Q: The Team failed in spectacular fashion against the FAN. Obviously you didn’t know that when they arrived on the scene. How did their arrival change how you ran things?
NM: Under the heading of “competition makes everybody better” we took a new look at everything. Where we felt there was a need to button down our position, we did. I don’t think we dramatically increased our marketing budget. But by the time they launched, I think everyone in Toronto who cared to know about sports radio knew the FAN. So our job was simply to hang on and make sure they didn’t erode our share. And they probably brought new people to the medium as well. But it’s tough to take on the leader – you see this in the U.S. as well. The first to market is more often than not still leading even when you have 2 or 3 other sports stations in the market. So we just did what we needed to defend the hill
Q: And that obviously worked out well. TSN seems to be building an audience for itself. Do you think there is room for two all-sports radio stations in Toronto?
NM: It depends what you mean by room. There are two frequencies, so sure there’s room. But it will come down to what these two companies want to do, and what constitutes success. They know how much money they have to spend on the property. So is there room? Sure, there is an alternative.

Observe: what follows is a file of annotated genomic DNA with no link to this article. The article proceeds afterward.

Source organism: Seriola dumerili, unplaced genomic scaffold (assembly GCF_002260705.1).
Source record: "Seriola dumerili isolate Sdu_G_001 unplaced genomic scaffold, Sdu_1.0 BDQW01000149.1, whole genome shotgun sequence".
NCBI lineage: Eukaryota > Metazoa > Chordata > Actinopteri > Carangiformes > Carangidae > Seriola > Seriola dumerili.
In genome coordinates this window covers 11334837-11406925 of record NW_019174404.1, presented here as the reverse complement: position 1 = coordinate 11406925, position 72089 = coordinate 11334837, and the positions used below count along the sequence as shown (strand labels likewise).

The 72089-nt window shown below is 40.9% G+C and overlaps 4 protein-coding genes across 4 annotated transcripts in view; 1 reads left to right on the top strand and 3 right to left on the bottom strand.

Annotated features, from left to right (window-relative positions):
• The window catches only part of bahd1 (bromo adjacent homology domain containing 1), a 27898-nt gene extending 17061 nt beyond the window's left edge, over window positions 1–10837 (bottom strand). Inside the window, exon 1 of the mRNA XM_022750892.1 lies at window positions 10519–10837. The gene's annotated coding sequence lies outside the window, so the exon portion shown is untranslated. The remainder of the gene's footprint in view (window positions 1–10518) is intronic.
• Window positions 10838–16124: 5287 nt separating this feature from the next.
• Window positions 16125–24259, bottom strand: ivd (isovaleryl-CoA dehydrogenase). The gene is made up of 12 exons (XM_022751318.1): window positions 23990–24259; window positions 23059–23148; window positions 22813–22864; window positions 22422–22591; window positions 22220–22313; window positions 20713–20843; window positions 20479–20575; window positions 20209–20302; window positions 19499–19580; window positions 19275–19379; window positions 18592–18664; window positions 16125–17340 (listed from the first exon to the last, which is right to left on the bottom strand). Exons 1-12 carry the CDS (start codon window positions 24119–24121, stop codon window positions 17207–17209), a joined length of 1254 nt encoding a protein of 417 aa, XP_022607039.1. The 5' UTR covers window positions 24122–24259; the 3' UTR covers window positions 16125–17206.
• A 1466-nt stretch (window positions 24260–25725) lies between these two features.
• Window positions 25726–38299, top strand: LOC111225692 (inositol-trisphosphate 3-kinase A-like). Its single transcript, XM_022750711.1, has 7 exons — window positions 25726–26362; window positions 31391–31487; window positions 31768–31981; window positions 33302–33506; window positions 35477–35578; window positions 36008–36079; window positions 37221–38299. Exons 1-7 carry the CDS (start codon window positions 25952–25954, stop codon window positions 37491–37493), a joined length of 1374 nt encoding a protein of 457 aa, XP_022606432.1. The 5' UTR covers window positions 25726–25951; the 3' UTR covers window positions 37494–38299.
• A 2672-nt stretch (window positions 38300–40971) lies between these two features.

Q: When TSN counterprogrammed PTS with Cybulski I was pretty disappointed since what I wanted was a genuine alternative. What did you think of that decision?
NM: Well you can make the argument that if you try to challenge by doing what the other guy is already doing then you can’t win.
Q: Then why switch away from the goofy Cybulski show to what Naylor is doing, which looks much more like the PTS model?
NM: Obviously I have no idea about the details of their numbers, but you would need to compare how TSN is doing now with what the organic growth of the Cybulski show would have been had it been left on the air. Who knows if that show would have produced the same share of audience that Naylor now has. Those are the kinds of things a PD thinks about. If we make this change, how are we different? If you look at the guest line-ups on a day to day basis, there is not a lot difference there.